Dreamers Are Waiting begins with the drifting dreamlike “Bad Times Good”. Ever the song, craftsman Finn turns this track into a lesson on the need to turn lemons into lemonade while acknowledging the difficulty of making that happen. The track is a great opener and holds all the trademark elements that make a Crowded House selection. Finn’s voice, one of the most affecting in music, carries the listener on the journey through his experiences with confidence and maturity.  “Playing With Fire” displays the quirky side that has always existed on Crowded House discs.  Here supported by a funky accompaniment Finn examines dealing with age and societal change while referencing isolation and Covid and how the unexpected can change our lives and the world.

“To The Island” is up-tempo, rollicking fun and is illuminated by Finn’s long-lasting marriage. Finn suggests that couples and families make their own islands, and that is really all one needs.  The track is so enjoyable because you can hear the fun everyone had recording the selection.  There is a sense that it is the knowledge that there is an island of safety that pulls an individual through the hard parts of living. That island for Finn is his wife, family and physically New Zealand.   This theme is followed up by the charming track, “Sweet Tooth, " which gently scolds the listener for getting caught up in 1st world problems instead of being happy with what you have because others have so little. The track sonically offers excellent guitar work and a hint of Split Enz pop sensibilities. Crowdie fans will love this track.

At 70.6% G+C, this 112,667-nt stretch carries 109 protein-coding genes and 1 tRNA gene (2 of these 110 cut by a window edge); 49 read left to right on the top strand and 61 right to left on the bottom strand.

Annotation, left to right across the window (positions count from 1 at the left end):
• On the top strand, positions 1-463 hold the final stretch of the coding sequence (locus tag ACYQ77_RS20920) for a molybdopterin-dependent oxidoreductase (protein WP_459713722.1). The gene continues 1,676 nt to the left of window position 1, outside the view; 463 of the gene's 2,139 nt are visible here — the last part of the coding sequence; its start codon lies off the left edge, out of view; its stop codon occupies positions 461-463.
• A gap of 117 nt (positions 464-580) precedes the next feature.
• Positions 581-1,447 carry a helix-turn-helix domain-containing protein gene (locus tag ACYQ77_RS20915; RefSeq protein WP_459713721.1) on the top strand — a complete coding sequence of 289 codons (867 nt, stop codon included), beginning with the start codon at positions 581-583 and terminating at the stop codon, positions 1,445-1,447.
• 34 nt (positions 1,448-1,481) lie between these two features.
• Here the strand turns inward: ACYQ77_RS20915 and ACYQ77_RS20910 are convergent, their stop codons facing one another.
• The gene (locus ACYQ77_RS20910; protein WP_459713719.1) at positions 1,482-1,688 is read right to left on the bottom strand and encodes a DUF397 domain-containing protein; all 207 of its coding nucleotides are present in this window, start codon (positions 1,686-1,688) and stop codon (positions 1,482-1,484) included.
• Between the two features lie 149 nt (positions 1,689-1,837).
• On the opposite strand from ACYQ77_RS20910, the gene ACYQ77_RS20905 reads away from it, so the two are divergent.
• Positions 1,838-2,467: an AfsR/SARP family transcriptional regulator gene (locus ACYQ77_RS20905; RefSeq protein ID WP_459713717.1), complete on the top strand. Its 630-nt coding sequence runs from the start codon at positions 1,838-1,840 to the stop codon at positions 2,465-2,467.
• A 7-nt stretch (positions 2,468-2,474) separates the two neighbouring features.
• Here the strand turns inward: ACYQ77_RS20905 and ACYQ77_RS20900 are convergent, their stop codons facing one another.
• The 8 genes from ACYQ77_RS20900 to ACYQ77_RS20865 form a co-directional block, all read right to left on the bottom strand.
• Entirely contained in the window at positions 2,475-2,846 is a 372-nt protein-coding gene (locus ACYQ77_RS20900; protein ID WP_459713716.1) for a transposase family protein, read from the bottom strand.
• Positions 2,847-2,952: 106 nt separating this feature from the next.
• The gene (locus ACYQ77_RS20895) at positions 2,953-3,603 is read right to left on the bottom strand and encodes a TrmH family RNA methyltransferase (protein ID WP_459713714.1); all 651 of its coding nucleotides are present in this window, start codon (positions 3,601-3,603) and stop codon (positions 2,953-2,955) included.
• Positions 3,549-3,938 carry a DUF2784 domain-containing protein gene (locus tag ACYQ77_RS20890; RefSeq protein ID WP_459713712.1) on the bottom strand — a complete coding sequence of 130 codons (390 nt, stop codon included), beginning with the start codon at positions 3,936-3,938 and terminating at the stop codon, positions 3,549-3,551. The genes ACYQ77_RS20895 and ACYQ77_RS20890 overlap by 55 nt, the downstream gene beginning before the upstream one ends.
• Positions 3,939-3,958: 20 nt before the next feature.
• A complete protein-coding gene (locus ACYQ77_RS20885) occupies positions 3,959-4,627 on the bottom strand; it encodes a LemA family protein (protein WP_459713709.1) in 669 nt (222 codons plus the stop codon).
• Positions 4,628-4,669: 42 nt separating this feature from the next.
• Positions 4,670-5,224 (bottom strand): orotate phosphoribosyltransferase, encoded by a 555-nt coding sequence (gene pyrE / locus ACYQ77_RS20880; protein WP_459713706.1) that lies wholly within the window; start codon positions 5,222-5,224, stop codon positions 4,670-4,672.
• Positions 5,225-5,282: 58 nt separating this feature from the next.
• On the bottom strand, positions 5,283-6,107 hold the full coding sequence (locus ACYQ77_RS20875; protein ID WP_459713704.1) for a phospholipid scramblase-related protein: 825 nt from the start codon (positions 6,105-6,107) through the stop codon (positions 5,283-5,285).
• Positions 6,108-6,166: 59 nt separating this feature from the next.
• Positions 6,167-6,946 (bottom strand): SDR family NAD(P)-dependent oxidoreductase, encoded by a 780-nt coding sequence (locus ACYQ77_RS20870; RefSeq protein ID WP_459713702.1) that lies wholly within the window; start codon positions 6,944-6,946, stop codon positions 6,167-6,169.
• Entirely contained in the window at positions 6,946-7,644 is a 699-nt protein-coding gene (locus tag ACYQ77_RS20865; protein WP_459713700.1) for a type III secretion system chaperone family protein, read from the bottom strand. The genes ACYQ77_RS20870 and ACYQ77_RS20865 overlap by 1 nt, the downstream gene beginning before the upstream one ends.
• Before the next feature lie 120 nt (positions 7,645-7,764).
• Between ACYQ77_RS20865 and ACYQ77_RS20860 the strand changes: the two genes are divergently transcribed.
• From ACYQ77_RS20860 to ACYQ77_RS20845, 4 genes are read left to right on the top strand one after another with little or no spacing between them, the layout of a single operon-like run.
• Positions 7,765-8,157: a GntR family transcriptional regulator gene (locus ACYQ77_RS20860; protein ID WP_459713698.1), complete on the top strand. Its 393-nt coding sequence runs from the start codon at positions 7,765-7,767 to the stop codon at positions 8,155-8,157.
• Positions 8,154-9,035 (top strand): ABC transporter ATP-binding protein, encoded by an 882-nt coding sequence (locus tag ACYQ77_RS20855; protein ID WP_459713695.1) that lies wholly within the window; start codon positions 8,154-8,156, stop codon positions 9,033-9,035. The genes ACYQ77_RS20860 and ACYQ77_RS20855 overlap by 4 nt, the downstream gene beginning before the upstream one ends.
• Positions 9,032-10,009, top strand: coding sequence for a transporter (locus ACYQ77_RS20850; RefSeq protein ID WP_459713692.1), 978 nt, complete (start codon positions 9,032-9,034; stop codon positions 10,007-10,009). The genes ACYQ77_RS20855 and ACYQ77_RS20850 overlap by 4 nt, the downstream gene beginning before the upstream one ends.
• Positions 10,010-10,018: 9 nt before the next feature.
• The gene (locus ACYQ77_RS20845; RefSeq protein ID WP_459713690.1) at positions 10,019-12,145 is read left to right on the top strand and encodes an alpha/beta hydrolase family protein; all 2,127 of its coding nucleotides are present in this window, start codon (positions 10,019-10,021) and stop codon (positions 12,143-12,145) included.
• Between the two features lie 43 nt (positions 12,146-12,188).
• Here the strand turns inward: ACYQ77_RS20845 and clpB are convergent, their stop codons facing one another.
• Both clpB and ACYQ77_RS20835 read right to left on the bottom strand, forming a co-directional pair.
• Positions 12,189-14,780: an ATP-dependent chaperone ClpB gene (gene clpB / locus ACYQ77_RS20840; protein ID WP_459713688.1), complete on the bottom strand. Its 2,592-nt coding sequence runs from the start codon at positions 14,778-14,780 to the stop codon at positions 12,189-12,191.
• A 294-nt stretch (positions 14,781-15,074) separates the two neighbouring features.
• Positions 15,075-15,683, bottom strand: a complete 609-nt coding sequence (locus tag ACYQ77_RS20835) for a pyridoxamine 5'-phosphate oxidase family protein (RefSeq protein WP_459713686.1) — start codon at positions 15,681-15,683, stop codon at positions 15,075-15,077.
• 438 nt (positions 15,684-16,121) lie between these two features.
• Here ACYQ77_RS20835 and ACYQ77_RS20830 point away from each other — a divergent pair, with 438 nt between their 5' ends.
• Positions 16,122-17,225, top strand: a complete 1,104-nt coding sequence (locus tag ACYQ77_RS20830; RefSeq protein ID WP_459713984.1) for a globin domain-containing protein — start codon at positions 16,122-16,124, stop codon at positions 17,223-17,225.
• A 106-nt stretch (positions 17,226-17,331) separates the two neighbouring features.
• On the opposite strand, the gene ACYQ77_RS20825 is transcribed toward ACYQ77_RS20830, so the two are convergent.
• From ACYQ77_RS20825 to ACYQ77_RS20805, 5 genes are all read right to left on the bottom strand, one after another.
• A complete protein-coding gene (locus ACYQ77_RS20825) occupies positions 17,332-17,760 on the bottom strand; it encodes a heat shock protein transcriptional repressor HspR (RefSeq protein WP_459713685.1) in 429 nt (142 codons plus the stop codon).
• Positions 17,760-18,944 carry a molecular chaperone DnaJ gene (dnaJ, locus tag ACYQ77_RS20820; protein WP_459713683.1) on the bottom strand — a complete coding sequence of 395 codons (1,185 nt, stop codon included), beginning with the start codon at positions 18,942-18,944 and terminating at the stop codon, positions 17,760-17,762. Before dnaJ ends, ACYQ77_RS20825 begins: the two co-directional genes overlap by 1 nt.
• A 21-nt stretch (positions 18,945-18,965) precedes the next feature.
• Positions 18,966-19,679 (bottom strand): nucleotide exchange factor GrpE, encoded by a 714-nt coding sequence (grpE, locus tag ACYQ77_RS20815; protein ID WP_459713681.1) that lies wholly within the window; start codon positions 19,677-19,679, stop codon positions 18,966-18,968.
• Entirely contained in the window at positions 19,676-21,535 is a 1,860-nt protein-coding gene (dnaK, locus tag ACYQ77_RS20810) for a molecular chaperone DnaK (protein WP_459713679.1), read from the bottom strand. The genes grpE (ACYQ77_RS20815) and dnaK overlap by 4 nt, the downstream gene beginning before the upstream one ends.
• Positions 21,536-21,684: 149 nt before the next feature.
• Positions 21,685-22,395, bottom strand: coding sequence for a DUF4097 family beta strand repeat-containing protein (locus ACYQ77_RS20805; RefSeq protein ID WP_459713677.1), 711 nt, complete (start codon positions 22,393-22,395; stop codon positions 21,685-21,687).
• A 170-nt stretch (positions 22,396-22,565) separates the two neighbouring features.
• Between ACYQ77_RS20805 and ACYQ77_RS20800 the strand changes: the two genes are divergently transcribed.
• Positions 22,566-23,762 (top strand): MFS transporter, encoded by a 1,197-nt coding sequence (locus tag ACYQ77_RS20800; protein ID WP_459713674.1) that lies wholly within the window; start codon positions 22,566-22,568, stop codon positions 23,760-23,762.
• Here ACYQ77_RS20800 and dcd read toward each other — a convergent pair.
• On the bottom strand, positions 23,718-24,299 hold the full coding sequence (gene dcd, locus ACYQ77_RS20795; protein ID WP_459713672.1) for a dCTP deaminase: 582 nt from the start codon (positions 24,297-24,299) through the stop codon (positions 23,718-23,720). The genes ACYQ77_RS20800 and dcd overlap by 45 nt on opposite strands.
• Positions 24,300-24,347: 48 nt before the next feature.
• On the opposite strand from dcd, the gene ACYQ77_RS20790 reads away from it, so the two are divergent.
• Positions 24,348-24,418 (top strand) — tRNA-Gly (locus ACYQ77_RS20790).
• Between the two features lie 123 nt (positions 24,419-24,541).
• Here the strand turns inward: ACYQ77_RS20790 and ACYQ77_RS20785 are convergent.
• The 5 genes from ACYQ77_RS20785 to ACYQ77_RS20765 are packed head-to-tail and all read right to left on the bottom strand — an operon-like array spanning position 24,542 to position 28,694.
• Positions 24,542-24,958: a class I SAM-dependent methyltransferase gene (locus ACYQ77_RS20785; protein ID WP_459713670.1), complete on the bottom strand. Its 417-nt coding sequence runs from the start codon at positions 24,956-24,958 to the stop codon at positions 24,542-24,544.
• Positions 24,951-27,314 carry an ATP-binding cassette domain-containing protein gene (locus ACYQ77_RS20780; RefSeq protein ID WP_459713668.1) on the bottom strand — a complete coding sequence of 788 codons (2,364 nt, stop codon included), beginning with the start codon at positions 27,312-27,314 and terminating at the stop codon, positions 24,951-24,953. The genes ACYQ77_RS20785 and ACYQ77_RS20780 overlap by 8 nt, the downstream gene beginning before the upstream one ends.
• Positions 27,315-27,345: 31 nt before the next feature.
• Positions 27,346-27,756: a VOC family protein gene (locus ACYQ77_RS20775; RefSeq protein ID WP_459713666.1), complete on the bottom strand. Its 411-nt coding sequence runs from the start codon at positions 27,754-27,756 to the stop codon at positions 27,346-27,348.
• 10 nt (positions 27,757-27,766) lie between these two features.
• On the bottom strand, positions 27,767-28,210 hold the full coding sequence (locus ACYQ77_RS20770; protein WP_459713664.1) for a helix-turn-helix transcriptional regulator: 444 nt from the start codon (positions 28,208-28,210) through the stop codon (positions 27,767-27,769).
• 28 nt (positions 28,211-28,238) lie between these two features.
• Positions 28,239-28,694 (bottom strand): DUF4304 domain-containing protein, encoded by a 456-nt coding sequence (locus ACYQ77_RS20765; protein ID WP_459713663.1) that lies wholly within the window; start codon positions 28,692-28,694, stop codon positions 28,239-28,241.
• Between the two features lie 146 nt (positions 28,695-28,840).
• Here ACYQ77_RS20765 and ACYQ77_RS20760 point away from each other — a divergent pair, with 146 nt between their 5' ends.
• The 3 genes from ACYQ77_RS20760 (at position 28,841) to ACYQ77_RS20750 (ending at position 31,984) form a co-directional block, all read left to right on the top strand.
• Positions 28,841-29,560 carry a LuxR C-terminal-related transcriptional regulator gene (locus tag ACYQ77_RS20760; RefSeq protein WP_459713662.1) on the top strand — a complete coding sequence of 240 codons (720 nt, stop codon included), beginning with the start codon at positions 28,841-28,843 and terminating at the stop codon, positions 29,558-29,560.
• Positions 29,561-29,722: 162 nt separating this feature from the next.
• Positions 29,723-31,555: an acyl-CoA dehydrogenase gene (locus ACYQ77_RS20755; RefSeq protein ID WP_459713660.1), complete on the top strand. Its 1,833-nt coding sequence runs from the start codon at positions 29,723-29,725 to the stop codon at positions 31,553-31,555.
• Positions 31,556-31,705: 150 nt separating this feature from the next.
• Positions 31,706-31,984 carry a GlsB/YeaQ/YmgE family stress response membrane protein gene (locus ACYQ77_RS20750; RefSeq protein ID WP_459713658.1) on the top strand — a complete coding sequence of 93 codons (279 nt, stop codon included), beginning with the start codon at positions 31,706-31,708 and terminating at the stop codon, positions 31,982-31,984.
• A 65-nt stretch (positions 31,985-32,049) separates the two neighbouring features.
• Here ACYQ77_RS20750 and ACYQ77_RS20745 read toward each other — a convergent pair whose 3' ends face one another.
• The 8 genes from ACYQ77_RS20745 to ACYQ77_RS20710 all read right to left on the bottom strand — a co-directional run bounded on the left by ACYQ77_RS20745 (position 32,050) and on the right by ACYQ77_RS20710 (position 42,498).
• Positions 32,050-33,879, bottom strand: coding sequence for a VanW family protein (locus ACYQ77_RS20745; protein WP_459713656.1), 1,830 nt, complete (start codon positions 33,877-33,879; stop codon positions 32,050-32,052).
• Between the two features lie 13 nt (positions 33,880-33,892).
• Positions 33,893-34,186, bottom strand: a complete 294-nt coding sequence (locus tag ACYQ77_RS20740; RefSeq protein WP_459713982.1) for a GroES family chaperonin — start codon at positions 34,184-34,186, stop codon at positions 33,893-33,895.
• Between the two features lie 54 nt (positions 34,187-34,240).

“Whatever You Want” warns against opportunists who will tell you what you want to hear to get what they want.  Throughout the song, Finn identifies professional victims and charismatic leaders who are all façade.  The sonic is an amalgam of really early Crowded House and Split Enz with a fantastic bass.